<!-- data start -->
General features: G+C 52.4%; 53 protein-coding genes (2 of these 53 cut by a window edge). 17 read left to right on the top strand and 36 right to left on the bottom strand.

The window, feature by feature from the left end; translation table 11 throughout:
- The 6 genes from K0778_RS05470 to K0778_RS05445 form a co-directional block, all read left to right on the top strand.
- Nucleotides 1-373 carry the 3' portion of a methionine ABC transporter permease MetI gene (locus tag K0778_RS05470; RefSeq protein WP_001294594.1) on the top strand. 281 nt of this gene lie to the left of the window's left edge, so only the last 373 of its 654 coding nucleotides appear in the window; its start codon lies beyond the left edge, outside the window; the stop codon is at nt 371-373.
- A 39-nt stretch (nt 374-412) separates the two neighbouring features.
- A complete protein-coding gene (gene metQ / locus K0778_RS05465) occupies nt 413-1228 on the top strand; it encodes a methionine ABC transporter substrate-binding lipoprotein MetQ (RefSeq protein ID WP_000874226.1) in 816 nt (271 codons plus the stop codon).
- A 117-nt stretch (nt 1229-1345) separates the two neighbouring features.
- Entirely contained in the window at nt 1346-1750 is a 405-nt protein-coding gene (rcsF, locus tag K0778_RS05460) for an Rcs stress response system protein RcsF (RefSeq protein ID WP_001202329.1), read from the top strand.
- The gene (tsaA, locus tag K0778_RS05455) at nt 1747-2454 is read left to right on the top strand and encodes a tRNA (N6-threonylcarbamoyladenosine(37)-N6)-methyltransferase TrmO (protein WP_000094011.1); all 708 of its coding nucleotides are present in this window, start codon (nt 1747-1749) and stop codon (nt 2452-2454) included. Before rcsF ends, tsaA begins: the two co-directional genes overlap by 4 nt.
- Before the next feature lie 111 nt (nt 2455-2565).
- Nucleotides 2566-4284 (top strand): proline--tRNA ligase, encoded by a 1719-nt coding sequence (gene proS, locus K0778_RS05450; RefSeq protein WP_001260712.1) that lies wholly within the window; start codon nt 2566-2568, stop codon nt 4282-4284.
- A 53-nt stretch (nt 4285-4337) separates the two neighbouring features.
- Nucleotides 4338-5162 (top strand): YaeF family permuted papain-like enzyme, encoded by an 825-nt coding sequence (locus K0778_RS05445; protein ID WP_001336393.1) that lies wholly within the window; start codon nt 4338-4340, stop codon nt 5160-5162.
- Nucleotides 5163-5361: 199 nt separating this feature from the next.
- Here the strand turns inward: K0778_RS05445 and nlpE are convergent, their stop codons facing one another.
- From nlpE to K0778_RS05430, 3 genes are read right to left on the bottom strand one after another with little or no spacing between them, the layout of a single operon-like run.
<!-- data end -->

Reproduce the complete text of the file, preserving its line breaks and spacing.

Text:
General features: G+C 52.4%; 53 protein-coding genes (2 of these 53 cut by a window edge). 17 read left to right on the top strand and 36 right to left on the bottom strand.

The window, feature by feature from the left end; translation table 11 throughout:
- The 6 genes from K0778_RS05470 to K0778_RS05445 form a co-directional block, all read left to right on the top strand.
- Nucleotides 1-373 carry the 3' portion of a methionine ABC transporter permease MetI gene (locus tag K0778_RS05470; RefSeq protein WP_001294594.1) on the top strand. 281 nt of this gene lie to the left of the window's left edge, so only the last 373 of its 654 coding nucleotides appear in the window; its start codon lies beyond the left edge, outside the window; the stop codon is at nt 371-373.
- A 39-nt stretch (nt 374-412) separates the two neighbouring features.
- A complete protein-coding gene (gene metQ / locus K0778_RS05465) occupies nt 413-1228 on the top strand; it encodes a methionine ABC transporter substrate-binding lipoprotein MetQ (RefSeq protein ID WP_000874226.1) in 816 nt (271 codons plus the stop codon).
- A 117-nt stretch (nt 1229-1345) separates the two neighbouring features.
- Entirely contained in the window at nt 1346-1750 is a 405-nt protein-coding gene (rcsF, locus tag K0778_RS05460) for an Rcs stress response system protein RcsF (RefSeq protein ID WP_001202329.1), read from the top strand.
- The gene (tsaA, locus tag K0778_RS05455) at nt 1747-2454 is read left to right on the top strand and encodes a tRNA (N6-threonylcarbamoyladenosine(37)-N6)-methyltransferase TrmO (protein WP_000094011.1); all 708 of its coding nucleotides are present in this window, start codon (nt 1747-1749) and stop codon (nt 2452-2454) included. Before rcsF ends, tsaA begins: the two co-directional genes overlap by 4 nt.
- Before the next feature lie 111 nt (nt 2455-2565).
- Nucleotides 2566-4284 (top strand): proline--tRNA ligase, encoded by a 1719-nt coding sequence (gene proS, locus K0778_RS05450; RefSeq protein WP_001260712.1) that lies wholly within the window; start codon nt 2566-2568, stop codon nt 4282-4284.
- A 53-nt stretch (nt 4285-4337) separates the two neighbouring features.
- Nucleotides 4338-5162 (top strand): YaeF family permuted papain-like enzyme, encoded by an 825-nt coding sequence (locus K0778_RS05445; protein ID WP_001336393.1) that lies wholly within the window; start codon nt 4338-4340, stop codon nt 5160-5162.
- Nucleotides 5163-5361: 199 nt separating this feature from the next.
- Here the strand turns inward: K0778_RS05445 and nlpE are convergent, their stop codons facing one another.
- From nlpE to K0778_RS05430, 3 genes are read right to left on the bottom strand one after another with little or no spacing between them, the layout of a single operon-like run.